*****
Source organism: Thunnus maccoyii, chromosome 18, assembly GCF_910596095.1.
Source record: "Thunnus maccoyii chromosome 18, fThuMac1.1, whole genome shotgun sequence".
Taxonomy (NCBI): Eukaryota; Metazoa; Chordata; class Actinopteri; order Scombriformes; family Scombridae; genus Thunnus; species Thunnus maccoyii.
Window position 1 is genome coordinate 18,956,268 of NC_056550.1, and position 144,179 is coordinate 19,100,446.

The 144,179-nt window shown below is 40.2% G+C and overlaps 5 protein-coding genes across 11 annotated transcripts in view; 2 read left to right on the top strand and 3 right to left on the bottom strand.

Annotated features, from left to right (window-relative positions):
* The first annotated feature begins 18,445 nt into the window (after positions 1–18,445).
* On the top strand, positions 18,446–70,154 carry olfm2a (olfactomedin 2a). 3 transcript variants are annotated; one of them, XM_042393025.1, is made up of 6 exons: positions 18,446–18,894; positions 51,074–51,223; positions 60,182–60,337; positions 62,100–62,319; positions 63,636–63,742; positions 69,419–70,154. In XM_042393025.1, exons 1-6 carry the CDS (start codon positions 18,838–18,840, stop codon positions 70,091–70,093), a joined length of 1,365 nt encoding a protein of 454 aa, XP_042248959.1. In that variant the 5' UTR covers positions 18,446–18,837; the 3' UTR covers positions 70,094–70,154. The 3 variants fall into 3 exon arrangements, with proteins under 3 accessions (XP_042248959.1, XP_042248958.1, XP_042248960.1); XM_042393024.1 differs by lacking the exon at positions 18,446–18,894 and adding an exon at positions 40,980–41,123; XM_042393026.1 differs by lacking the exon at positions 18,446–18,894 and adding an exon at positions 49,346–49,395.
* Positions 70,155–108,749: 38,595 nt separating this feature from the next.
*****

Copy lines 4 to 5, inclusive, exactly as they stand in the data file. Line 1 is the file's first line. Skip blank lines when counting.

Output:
Window position 1 is genome coordinate 18,956,268 of NC_056550.1, and position 144,179 is coordinate 19,100,446.

The 144,179-nt window shown below is 40.2% G+C and overlaps 5 protein-coding genes across 11 annotated transcripts in view; 2 read left to right on the top strand and 3 right to left on the bottom strand.